I enjoy writing. I don't so much enjoy coming up with content, which tends to be a bit daunting. In the interest of consideration and to avoid harmful misunderstandings, I've found it necessary to steer away from the sterner shoals of controversy - at least for now. Perhaps in the future I will be able to create a format where these questions can be considered with clarity and charity - two qualities that are in short supply in the impersonal context of internet discussion.
The practical effect of all this has been to make my blog mostly about books (what other people think) or about inspiration (what everybody thinks), with a little poetry and narrative mixed in. Some of my sharper edges I deliberately smooth over, not in an effort to be someone different than I am, but simply in response to the unpredictable trajectory that rash, unqualified statements tend to take, particularly in the online world.
As an aspiring and by no means accomplished writer, something I have noticed - with dismay - is that I will often say something because I think it has a particularly nice ring to it, instead of simply saying what I mean to say. When one reads great authors such as Lewis, or Chesterton, you get the sense that they are writing with confident stride, with their whole vast vocabulary open before them and infusing their work with breathless precision. They are not mired in diction or weighted with worry about form or style: they are merely and gloriously themselves.
Take, for example, this line from my review of The Man Who Was Thursday (below): "It is something of an emancipation to concede that reality is absurd." Now, do I really believe that reality is absurd? In truth, I'm not at all sure. It just seemed the right thing to say, and I thought the sentence sounded wonderfully fine. But this is the sort of thing that makes for bad writing. As Samuel Johnson said, "Read over your compositions, and when you meet a passage which you think is particularly fine, strike it out." Ouch! On its face, this sounds like literary suicide. Notice, however, how it is the flowery and profuse sentences which return to haunt and embarrass you, and never the crisp and frugal.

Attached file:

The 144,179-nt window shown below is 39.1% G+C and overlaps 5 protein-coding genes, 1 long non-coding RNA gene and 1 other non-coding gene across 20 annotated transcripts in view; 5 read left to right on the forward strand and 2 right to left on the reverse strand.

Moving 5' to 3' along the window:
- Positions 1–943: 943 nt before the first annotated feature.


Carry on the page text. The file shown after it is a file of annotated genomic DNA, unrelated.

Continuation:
Straight writing does not mean dead writing. Language without metaphors is like a bird without wings. The best metaphors come spontaneously - intuitively - like that one just did, about the bird. (Sometimes, of course, they must be labored over and hammered out until they correctly personify the point, but such attention should not generally be necessary. There is a wide difference between applying yourself to your work and agonizing over it. The sage of Ecclesiastes exhorts us to do our work "heartily", not necessarily to do it with wooden perfection. Writing - or any other task - should have all the fluidity and freedom of a good pianist: working very hard, to be sure, but also very much in harmony with the music and the moment. If the sweat glistens, you're doing it right; if it beads, you're doing it wrong.)
We are inclined to think of metaphor as the icing on the cake, instead of the flour and milk and eggs inside. This is not the true case, as C. S. Lewis points out: "It is a serious mistake to think that metaphor is an optional thing which poets and orators may put into their work as a decoration and plain speakers can do without. The truth is that if we are going to talk at all about things which are not perceived by the sense, we are forced to use language metaphorically. Books on psychology or economics or politics are as continuously metaphorical as books of poetry or devotion. There is no other way of talking, as every philologist is aware... All speech about supersensibilites is, and must be, metaphorical in the highest degree." - C. S. Lewis, Miracles, HarperSanFrancisco, 114-115
I take some small comfort in observing that, if the pen is truly mightier than the sword, it must also be a bit harder to master.